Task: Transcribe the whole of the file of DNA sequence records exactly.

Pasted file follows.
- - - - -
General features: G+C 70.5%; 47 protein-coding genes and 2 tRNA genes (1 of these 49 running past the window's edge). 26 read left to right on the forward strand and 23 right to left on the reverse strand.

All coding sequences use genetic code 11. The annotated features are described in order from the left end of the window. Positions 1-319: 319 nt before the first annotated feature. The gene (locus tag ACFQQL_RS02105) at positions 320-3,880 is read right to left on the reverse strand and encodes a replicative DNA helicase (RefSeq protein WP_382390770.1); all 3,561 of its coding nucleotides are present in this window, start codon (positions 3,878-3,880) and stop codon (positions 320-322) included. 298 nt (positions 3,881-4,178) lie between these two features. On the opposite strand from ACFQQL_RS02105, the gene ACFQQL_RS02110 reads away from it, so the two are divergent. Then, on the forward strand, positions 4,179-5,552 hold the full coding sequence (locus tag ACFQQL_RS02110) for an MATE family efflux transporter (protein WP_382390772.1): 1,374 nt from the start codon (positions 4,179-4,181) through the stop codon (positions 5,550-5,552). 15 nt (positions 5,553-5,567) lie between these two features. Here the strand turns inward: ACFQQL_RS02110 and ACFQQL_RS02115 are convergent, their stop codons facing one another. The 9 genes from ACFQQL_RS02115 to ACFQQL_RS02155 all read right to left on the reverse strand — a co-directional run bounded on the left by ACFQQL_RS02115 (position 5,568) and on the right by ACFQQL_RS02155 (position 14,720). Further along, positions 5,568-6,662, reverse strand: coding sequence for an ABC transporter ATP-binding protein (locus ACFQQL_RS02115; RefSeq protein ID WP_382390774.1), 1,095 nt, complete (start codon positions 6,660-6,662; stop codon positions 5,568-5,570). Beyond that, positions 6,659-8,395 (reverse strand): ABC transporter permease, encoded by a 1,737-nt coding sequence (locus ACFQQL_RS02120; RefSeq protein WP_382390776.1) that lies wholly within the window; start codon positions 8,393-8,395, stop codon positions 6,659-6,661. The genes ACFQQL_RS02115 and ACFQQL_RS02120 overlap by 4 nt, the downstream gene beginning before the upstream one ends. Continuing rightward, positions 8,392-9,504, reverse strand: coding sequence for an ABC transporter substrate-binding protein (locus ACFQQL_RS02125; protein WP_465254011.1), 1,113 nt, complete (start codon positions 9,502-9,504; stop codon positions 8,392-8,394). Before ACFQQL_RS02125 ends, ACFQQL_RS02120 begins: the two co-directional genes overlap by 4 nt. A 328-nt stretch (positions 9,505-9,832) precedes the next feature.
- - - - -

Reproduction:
General features: G+C 70.5%; 47 protein-coding genes and 2 tRNA genes (1 of these 49 running past the window's edge). 26 read left to right on the forward strand and 23 right to left on the reverse strand.

All coding sequences use genetic code 11. The annotated features are described in order from the left end of the window. Positions 1-319: 319 nt before the first annotated feature. The gene (locus tag ACFQQL_RS02105) at positions 320-3,880 is read right to left on the reverse strand and encodes a replicative DNA helicase (RefSeq protein WP_382390770.1); all 3,561 of its coding nucleotides are present in this window, start codon (positions 3,878-3,880) and stop codon (positions 320-322) included. 298 nt (positions 3,881-4,178) lie between these two features. On the opposite strand from ACFQQL_RS02105, the gene ACFQQL_RS02110 reads away from it, so the two are divergent. Then, on the forward strand, positions 4,179-5,552 hold the full coding sequence (locus tag ACFQQL_RS02110) for an MATE family efflux transporter (protein WP_382390772.1): 1,374 nt from the start codon (positions 4,179-4,181) through the stop codon (positions 5,550-5,552). 15 nt (positions 5,553-5,567) lie between these two features. Here the strand turns inward: ACFQQL_RS02110 and ACFQQL_RS02115 are convergent, their stop codons facing one another. The 9 genes from ACFQQL_RS02115 to ACFQQL_RS02155 all read right to left on the reverse strand — a co-directional run bounded on the left by ACFQQL_RS02115 (position 5,568) and on the right by ACFQQL_RS02155 (position 14,720). Further along, positions 5,568-6,662, reverse strand: coding sequence for an ABC transporter ATP-binding protein (locus ACFQQL_RS02115; RefSeq protein ID WP_382390774.1), 1,095 nt, complete (start codon positions 6,660-6,662; stop codon positions 5,568-5,570). Beyond that, positions 6,659-8,395 (reverse strand): ABC transporter permease, encoded by a 1,737-nt coding sequence (locus ACFQQL_RS02120; RefSeq protein WP_382390776.1) that lies wholly within the window; start codon positions 8,393-8,395, stop codon positions 6,659-6,661. The genes ACFQQL_RS02115 and ACFQQL_RS02120 overlap by 4 nt, the downstream gene beginning before the upstream one ends. Continuing rightward, positions 8,392-9,504, reverse strand: coding sequence for an ABC transporter substrate-binding protein (locus ACFQQL_RS02125; protein WP_465254011.1), 1,113 nt, complete (start codon positions 9,502-9,504; stop codon positions 8,392-8,394). Before ACFQQL_RS02125 ends, ACFQQL_RS02120 begins: the two co-directional genes overlap by 4 nt. A 328-nt stretch (positions 9,505-9,832) precedes the next feature.